An Unexpected Reaction

I think I recently let you all in on the fact that I was called in my new ward to be a teacher in Relief Society.  If you know me at all, you know that I could not have been happier with this calling than if I was tapped on the shoulder by Enoch himself and given a key to his city in the sky.

I taught my first lesson a couple of weeks ago on the dreaded topic of marriage.  Don't get me wrong...marriage is wonderful.  All I'm saying is that it's a heady thing, standing in front of a room full of women who generally want nothing more than to be married.  They're just waiting for the men to get on board.  And these are women who, by and large, were complete strangers to me.

A. w. e. s. o. m. e.

I had a bit of spiritual schizophrenia as I prepared for the lesson; what did these women need to hear from me...another single person?  I clearly do not have any key to snagging the man of my dreams.  Hell,* the last handful of dates I've been on have been...doozies.  {Have I thanked you enough for that, Utah men?  I really enjoy nothing more than being told that I dress too immodestly and that Satan influences me through my taste in music.}  

Regardless, I had a lightning bolt of inspiration and got the job done.  There was a quite surprising moment, though.  One that has kept me thinking.

I planned, somewhat hesitantly, to stage a slightly irreverent object lesson.  I had the sisters recreate that old Young Women's lesson where they write a long list of things they want in a husband... Returned Missionary.  Goes to the Temple Weekly.  Reads The Scriptures Every Day.  Oh, and please, oh please, let him be a stone cold fox.

And then, I had them rip them in half.

.....And then, I had them throw away the ripped bits into the garbage can.  *gasp*

To be clear, I was very quick to point out that I'm not saying that it's a bad exercise for Young Women (even though, secretly, I think it is).  I just wanted to make a point about becoming ourselves the women that we want to be as we enter into marriage.  (I also hoped in the deepest caverns of my irreverent heart that the sisters would feel the weight of impossible expectations we place on men in the Church.)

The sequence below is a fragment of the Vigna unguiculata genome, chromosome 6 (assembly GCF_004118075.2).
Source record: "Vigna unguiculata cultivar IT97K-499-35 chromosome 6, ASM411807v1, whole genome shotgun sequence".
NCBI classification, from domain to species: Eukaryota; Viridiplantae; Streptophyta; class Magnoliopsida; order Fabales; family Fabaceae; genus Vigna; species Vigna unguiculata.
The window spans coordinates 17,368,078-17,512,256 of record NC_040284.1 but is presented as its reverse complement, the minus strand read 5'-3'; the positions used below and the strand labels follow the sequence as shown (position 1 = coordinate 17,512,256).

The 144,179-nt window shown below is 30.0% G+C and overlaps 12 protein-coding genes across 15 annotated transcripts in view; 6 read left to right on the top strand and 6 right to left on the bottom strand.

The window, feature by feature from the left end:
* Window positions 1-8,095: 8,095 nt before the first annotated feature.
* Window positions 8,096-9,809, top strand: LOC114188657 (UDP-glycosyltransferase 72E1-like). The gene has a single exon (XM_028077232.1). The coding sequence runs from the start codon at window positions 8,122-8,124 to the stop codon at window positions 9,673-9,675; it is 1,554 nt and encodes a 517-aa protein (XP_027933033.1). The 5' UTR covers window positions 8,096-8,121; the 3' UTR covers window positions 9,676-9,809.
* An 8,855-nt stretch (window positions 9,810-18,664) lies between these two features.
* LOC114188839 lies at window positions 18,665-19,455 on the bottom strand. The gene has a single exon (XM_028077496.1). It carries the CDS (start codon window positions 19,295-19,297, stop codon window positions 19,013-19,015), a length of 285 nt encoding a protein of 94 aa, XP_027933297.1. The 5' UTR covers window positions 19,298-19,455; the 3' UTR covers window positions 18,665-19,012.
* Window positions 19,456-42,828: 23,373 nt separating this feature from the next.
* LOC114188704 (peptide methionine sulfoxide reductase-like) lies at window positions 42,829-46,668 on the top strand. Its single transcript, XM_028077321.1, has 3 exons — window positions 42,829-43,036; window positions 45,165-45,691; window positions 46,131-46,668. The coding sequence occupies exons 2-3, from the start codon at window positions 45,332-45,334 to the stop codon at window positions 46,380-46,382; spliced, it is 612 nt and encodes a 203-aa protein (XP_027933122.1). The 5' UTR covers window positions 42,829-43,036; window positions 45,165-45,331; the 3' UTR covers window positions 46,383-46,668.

I was nervous.  I was nervous because I stood in front of presumably born and bred, culturally indoctrinated sisters who might brand me with a scarlet letter for kind of, sort of, maybe implying that a standard lesson in the Church is inadequate.  What I got was...not what I was expecting.

The women were cheering.  Literally cheering.  A couple of them CLAPPED.  Seriously, they were like this baby.  I kid you not.

There was this intense lifting of heaviness.  These women felt empowered.   

And I was just left thinking, "...What just happened?"  Of course, I – in my infinite cool-headed, awesome teacher-i-ness – just moved confidently on without really reacting.  But that question has lingered.  And honestly, I'm still a little bit mystified here.  Is it possible that in placing our women (young or not) in the paradigm of expecting things from men that we take away bits of their own empowerment?  

All I know is this:  ripping up those lists freed the women in that room to make lists of what they themselves would like to accomplish.

*Sorry for my mild indiscretion here.  But, not enough to not write it.


Derek C. said...

Interesting, Lauren! Sometimes, we let others (the church) define our expectations. When we decide that we own our destiny, it frees us to make the choices we know are best for ourselves, rather than what we've been told - or we think we've been told is for our benefit.
When we let go of expectations, we open ourselves to new possibilities that we had excluded before.
After all, Life is what happens when God gigles at our Plans, and extends His finger to make things interesting....
So glad those women were able to see past expectations and open themselves to living their life rather than resigning to 'fate'.

Juline said...

Love it!!!! Sounds like your dream calling is going dandy! I too remember that horrid lesson of "the list" as a kid. The closest we ever got was being told to be what we thought our spouses would, realizing how awful either of those scenarios are for EITHER sex, particularly pre-marriage!! The guys I think are told the same things, only more subtly. I don't thnk it even has to be a religious thing, I think we are all told far too often in life starting with perhaps "you will make mommy happy if you eat this" that our lives must be lived and developed for the sake of someone else or that what others think of us is more important than what we think of ourselves.

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